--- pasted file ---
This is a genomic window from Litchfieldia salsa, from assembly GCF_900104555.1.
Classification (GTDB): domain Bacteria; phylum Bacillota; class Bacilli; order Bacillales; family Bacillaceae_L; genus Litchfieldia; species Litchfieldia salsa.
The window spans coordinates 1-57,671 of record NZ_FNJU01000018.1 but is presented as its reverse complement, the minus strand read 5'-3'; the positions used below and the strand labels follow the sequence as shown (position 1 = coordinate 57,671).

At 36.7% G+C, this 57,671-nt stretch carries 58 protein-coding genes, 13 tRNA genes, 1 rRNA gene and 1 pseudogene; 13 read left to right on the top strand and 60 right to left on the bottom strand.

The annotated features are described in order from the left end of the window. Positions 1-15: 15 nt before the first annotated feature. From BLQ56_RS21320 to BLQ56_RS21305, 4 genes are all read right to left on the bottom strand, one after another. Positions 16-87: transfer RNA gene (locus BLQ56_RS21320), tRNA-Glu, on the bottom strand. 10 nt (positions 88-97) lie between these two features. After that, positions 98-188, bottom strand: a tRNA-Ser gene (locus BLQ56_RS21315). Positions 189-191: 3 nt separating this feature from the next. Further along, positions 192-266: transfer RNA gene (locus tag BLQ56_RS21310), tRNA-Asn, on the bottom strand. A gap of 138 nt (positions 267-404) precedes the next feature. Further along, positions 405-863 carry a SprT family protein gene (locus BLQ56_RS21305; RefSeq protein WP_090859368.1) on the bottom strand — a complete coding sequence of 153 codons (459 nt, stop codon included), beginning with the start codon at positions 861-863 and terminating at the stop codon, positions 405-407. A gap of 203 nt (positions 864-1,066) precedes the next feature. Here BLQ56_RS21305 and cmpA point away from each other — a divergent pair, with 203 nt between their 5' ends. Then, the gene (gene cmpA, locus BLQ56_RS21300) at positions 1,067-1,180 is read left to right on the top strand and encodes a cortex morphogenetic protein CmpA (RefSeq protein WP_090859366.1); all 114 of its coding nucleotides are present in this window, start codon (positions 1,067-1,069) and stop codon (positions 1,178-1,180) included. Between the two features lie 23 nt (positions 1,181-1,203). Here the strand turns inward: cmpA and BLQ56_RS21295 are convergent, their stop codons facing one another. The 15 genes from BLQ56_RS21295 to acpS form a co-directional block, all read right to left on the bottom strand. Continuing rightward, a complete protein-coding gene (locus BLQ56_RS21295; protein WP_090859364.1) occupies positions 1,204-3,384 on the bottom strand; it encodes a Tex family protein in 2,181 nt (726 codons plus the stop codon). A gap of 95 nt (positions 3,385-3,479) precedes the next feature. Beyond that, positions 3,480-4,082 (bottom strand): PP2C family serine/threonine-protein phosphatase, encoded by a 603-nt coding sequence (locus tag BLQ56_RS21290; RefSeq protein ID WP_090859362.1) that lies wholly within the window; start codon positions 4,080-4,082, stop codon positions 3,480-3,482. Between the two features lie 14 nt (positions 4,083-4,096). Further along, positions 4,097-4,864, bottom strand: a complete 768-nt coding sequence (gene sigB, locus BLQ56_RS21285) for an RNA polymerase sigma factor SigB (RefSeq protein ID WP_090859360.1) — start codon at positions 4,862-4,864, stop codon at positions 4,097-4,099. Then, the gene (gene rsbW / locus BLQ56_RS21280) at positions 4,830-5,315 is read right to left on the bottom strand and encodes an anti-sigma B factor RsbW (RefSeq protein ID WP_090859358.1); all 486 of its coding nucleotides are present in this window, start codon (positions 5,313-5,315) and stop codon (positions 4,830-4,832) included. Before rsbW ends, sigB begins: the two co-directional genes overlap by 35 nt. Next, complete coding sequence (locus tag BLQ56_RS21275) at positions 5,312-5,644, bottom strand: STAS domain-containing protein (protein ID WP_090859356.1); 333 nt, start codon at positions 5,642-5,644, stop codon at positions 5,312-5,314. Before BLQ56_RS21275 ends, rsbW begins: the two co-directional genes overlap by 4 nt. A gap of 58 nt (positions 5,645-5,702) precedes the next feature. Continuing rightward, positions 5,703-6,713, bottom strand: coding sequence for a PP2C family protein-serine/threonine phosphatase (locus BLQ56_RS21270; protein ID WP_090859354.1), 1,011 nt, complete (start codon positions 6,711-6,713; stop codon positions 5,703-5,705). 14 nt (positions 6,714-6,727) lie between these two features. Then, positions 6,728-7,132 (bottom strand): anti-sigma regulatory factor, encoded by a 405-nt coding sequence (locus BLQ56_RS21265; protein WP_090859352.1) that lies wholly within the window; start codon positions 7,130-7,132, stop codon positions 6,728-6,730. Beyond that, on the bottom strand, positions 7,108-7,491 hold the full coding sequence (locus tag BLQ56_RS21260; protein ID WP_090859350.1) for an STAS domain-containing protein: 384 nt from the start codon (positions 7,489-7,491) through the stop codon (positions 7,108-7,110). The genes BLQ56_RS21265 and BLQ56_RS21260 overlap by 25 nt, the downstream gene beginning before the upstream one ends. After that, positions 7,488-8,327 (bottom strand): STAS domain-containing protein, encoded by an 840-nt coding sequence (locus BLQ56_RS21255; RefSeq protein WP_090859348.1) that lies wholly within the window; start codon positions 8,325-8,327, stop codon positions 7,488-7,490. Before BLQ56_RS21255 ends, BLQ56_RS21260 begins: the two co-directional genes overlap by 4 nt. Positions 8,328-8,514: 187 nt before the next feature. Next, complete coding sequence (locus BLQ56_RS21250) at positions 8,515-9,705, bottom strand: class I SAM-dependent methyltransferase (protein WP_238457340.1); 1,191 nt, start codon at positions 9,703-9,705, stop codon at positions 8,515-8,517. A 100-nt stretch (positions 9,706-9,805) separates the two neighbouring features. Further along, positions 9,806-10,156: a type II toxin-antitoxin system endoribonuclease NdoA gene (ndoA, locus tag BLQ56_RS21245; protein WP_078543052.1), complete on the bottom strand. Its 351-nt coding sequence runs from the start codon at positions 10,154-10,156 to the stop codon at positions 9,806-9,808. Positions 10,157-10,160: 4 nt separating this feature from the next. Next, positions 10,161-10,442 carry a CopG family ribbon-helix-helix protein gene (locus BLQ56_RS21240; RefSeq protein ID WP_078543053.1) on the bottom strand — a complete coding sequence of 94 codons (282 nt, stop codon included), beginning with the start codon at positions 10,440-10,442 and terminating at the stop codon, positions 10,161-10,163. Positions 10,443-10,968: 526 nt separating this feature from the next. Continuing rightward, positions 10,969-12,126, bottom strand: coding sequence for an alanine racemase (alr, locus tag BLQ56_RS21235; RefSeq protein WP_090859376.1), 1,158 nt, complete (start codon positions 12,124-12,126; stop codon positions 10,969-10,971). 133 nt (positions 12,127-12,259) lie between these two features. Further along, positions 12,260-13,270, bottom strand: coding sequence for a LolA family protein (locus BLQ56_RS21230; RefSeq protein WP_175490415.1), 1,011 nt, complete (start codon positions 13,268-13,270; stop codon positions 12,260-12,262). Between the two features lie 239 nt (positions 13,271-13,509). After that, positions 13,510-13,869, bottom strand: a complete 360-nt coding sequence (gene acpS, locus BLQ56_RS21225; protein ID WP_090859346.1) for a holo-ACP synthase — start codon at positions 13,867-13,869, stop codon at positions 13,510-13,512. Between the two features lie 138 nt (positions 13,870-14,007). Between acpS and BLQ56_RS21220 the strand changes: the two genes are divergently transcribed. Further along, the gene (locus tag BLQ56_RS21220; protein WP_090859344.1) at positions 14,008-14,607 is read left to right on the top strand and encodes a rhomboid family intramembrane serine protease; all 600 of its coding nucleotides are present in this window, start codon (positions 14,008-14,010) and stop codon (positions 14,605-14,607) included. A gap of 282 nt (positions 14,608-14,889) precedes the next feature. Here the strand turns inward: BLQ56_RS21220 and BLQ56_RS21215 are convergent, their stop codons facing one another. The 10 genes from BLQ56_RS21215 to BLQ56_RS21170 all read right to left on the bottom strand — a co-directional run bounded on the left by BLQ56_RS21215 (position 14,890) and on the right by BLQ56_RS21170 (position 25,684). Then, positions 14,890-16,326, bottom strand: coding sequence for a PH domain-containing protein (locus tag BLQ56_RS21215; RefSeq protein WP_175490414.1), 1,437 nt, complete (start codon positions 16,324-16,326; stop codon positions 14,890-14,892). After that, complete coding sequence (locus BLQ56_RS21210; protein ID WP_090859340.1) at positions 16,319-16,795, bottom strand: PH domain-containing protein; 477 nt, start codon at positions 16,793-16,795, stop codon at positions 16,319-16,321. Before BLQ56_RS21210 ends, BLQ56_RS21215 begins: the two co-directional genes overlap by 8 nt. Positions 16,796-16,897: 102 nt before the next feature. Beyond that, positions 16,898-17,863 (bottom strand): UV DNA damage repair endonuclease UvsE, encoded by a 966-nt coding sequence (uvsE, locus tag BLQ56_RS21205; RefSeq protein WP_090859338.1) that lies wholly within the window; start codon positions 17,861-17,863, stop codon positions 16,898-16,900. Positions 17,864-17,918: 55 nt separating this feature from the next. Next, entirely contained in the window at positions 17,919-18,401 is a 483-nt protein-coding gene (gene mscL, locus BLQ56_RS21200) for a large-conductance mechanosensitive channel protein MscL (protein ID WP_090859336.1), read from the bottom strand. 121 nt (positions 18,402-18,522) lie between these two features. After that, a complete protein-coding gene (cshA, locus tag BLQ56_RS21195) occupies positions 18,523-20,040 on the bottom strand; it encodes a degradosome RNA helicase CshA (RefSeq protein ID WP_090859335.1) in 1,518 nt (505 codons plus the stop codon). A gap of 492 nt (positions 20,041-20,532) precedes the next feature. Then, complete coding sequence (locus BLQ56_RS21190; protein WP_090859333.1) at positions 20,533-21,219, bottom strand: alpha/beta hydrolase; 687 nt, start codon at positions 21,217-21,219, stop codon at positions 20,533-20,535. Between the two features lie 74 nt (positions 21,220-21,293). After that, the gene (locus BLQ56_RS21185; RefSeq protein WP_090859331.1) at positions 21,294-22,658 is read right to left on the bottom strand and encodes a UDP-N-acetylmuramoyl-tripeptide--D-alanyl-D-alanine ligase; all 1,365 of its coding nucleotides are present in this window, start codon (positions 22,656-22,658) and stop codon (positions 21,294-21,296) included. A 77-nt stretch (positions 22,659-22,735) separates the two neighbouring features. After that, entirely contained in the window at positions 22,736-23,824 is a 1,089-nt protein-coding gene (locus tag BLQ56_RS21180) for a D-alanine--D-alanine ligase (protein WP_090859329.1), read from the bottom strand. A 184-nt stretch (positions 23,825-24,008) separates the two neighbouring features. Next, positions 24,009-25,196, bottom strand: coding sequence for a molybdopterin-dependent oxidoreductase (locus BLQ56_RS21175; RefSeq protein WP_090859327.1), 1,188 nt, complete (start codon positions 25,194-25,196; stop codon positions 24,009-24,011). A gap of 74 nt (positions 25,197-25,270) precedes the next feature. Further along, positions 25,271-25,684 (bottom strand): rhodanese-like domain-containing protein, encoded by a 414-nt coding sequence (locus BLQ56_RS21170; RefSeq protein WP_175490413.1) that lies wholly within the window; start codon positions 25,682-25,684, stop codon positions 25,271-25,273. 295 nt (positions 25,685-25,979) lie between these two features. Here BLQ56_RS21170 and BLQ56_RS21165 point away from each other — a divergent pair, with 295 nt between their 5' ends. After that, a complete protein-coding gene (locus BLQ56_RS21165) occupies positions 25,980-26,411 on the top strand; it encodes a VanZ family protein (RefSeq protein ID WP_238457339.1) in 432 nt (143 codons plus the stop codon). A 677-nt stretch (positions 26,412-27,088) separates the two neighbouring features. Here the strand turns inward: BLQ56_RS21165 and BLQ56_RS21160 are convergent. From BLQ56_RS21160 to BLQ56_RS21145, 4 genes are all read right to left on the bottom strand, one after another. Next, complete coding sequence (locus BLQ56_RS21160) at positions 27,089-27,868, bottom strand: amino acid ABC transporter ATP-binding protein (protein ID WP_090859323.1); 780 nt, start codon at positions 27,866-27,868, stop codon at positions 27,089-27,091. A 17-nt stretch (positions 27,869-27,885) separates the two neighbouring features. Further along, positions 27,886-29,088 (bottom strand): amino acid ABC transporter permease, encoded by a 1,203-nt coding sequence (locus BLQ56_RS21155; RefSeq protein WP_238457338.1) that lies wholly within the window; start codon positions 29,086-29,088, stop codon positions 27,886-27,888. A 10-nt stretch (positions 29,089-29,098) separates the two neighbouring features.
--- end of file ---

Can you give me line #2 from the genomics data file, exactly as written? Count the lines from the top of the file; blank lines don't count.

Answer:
Classification (GTDB): domain Bacteria; phylum Bacillota; class Bacilli; order Bacillales; family Bacillaceae_L; genus Litchfieldia; species Litchfieldia salsa.